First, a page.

Just as the Labour Party and the Obi/Datti campaign team have recently found out, in carrying out any workable plan, inadequate funding can be a major source of confusion during electioneering.
Ninety days to the presidential poll on February 25, 2023, over two months after campaigns officially kicked-off, hundreds of support groups informally and collectively known as the ‘Obidient Movement’ and the Obi/Datti campaign team are at daggers drawn over financial support.
Recall that THEWILL had reported in our October 30 – Nov 5, 2022 edition that the Obi Campaign was in big trouble over funding. Till date, the situation is yet to improve, thus giving room to anxiety and doubts in the minds of patrons of support groups, their deputies and representatives.
After making efforts to independently mobilise support for the party at the grassroots level, the financially exhausted groups had threatened to withdraw their support for the Obi/Datti campaign until the Deputy Director of Campaign of the Presidential Campaign Committee, South, Chief Anagbe Kentebe, intervened to calm frayed nerves.
As a follow-up, the Labour Party presidential candidate, Obi, was said to have held a zoom town hall meeting with the aggrieved groups during which he expressed gratitude to them for “joining the fight for a just cause” and promised to convene similar meetings every two weeks.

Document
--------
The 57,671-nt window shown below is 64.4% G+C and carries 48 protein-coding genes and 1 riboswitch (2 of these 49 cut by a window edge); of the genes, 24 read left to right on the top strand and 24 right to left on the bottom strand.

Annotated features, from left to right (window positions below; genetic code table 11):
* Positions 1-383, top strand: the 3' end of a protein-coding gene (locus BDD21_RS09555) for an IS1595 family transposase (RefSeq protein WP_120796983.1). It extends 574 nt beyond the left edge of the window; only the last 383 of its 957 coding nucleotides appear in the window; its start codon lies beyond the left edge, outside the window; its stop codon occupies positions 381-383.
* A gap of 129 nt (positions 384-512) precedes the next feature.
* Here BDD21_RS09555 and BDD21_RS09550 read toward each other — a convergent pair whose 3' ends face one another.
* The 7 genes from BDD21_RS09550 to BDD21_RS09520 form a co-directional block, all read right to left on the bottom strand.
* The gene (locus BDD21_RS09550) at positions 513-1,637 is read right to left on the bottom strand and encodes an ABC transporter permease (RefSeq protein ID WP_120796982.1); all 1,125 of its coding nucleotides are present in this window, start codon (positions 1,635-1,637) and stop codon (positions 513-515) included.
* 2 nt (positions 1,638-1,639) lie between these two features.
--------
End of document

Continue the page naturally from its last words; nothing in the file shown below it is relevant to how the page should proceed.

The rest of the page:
Three weeks after, no such meeting has been called, thus leaving the problem unsolved. Then on Monday, November 21, 2022, matters assumed a different dimension. It happened at the Nigerian Guild of Editors forum in which Obi made references, among other things, to campaign funding and his relationship with the ‘Obidient Movement.’
In response to the question that his followers may react violently if he lost the election, Obi said, “My followers and supporters? I do not know them. All these people who call themselves ‘Obidient,” I don’t know them.”
On campaign funding, he said, “I am going to set up a team to manage donations. As of today, nobody will say he is the one funding Peter Obi. I am funding myself. The people who believe in our cause are responsible for all those things you see happening everywhere. I have assured them they are doing it for the right cause. As of today, nobody has given me one dollar. If it comes, I will take it and manage it judiciously.”
In a reaction to these developments, a convener of one of the big support groups of the Obi/Datti campaign, Movement for Change Worldwide, Mr March Oyinki, told THEWILL that, “Apart from funding, the main problem now is that there is no reporting channel, a sort of hierarchy within the Labour Party that responds to the yearnings of the ‘Obidient Group.”
For instance, Oyinki disclosed that a Support-for Obi/Datti WhatsApp group, an umbrella platform for 232 conveners of support groups, is more or less a talk shop.